Quote from: “Sir Isaac Newton” Every action has an equal and opposite reaction
One of the common variations on magic is the concept of ‘sword mages’ or ‘knight mages’. We all know and love them as the folks in full plate that split globes in twain with flaming swords, before twirling around to change their flame sword to an ice sword so they can stab the flaming angel of vengeance in the chest to maximum effect.
The young priest had been healing in the market place for free. Someone seeking bounty gold had told someone at the temple. "Hut. Hut. Hut" The Temple Knights in formation came marching down from the temple.
The young priest stood up. He reached into his pouch. With a smile he put the top into the Bey. With a spin, the 1000 prayers to the spirits came forth. The spirit responded. The wind whirled and buffetted the troops. They fell into each other and were having trouble getting due to the wind that only they felt.
The priest picked up his top and ran away. They would not catch him today.
Peldor scrambled for his staff. It has all his tactical spells anchored. He dived to the floor, trying to dodge the incoming dart spells. All he had was his ring (for energy enhancements) and his belt buckle (which carried his personal enhancements spells). Papers, smoke, and wood splinters flew everywhere. In the chaos, he saw it - his lab desk’s sextant. He stretched, just touching with the tips of his fingers. He rolled forward. A dart struck infront of him. Spitting dust out of his mouth and squinting against the flying debree, he made solid contact. He whispered the trigger, utilizing his ring to make it cost less mana. The green mystic glow unfolded. It formed a full serephamic sheild. The hex bolts and darts were bouncing off it. Slowly he rose. He was able to take the three steps to reach his battle staff. Now, things would be different.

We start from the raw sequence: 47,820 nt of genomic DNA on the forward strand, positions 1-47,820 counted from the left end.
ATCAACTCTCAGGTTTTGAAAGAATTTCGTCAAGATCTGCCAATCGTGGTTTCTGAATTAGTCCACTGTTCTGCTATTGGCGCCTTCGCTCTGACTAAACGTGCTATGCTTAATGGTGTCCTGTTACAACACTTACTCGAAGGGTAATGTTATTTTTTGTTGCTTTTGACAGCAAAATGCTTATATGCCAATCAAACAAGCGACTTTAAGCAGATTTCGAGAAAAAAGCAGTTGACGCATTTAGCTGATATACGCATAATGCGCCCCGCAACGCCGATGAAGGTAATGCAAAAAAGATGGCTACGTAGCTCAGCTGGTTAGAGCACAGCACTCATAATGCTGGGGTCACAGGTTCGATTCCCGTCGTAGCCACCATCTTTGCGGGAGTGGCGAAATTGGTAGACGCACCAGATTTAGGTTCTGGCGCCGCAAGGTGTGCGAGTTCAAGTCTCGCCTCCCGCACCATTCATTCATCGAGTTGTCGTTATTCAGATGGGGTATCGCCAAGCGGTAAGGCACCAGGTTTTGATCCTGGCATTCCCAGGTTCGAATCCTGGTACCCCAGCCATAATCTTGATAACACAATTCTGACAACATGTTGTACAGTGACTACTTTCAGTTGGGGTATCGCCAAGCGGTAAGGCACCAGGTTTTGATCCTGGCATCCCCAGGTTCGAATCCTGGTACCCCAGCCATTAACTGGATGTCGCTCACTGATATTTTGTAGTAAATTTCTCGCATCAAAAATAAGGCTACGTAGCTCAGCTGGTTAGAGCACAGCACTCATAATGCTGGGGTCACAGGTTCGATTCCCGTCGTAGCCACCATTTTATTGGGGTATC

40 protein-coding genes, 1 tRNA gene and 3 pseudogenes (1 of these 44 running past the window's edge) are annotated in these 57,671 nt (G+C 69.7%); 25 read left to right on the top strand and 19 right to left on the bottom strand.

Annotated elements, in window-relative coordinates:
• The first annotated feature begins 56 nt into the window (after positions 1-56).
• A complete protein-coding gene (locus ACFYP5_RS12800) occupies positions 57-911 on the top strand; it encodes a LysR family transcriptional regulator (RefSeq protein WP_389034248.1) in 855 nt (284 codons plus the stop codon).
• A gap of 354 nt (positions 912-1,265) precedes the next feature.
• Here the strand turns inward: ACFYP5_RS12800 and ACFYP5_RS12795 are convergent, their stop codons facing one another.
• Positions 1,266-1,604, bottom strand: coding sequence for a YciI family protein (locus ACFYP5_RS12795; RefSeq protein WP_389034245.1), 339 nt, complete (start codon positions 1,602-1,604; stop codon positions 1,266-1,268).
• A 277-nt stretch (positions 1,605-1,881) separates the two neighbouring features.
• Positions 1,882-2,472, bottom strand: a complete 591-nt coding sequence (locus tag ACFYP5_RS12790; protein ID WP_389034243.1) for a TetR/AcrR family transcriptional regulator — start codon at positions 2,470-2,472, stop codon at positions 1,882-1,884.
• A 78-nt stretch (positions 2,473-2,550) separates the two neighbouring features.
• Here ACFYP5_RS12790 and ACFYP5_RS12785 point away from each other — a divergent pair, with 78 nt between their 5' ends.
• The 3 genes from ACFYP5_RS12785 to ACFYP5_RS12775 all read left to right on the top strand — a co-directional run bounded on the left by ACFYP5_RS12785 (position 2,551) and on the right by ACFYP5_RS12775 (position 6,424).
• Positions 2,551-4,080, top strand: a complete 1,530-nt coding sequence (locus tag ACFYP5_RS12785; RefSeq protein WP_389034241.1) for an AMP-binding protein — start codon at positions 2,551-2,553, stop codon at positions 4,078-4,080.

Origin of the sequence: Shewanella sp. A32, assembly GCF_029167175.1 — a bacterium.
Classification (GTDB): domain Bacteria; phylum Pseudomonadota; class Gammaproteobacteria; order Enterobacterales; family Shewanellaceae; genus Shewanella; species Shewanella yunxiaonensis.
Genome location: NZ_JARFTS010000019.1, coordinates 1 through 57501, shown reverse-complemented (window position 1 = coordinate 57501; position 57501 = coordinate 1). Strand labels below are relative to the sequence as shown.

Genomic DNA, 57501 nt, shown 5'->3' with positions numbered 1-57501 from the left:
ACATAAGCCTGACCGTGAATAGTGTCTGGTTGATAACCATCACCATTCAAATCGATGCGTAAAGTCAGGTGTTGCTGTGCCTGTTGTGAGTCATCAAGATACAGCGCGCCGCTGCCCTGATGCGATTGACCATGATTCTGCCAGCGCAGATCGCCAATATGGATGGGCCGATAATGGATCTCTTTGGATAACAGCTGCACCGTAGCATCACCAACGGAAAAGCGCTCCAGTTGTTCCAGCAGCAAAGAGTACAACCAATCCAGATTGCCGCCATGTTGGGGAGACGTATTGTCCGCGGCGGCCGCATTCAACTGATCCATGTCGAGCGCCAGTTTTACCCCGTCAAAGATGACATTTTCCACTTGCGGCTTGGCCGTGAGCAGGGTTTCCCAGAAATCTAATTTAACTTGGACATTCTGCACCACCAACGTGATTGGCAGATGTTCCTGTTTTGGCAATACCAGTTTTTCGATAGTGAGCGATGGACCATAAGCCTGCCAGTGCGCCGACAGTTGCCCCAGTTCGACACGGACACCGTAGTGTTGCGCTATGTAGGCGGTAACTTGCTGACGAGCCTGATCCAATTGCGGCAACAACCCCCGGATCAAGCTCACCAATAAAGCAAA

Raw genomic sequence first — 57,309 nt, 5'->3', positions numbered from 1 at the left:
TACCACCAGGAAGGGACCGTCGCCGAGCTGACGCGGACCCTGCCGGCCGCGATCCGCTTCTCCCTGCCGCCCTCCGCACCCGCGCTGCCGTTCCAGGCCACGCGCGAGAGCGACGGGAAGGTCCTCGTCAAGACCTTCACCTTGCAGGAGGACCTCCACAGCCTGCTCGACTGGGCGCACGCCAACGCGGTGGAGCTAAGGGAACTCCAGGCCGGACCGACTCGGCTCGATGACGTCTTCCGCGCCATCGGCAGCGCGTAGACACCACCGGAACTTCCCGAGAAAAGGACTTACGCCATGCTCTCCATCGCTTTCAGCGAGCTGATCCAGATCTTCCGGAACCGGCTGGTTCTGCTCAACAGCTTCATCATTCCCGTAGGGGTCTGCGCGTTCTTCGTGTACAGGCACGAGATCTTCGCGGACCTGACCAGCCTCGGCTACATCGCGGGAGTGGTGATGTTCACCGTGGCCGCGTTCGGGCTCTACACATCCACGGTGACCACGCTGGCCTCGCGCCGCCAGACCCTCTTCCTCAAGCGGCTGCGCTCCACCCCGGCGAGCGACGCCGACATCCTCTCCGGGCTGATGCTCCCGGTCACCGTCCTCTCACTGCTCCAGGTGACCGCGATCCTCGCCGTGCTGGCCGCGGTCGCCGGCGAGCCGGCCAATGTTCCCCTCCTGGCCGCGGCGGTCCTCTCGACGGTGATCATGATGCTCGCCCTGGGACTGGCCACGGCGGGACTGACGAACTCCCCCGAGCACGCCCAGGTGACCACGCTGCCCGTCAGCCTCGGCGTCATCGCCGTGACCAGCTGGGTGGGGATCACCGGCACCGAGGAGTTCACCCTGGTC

The Omen Plague has other names. It is known as The Star Plague and even The Mundane Plague. It is still with us today, now known by the common name of the Shaking Death. To set the stage, the stars were aligned in all the wrong signs. Everyone new something bad was going to happen. When winter set in hard and early, they thought that was it. They were wrong.
A little way up the narrow valley, before they reach the woods, the PCs notice the squat, tumbledown buildings by the riverside. They are hardly big enough for a human to stand in, and the complex cogs and shafts that occupy the central cavity of one of the buildings are perplexing. What were these buildings? And how safe are they to explore?
Alternatively a desolate place is the perfect setting for a derelict chapel or croft. There needn't be any actual physical encounter involved, but it adds atmosphere to a place to see its dead history. For instance, in the Outer Hebrides there are whole deserted villages which were razed to the ground by the English during the Clearances. Such stories give a setting authenticity and character.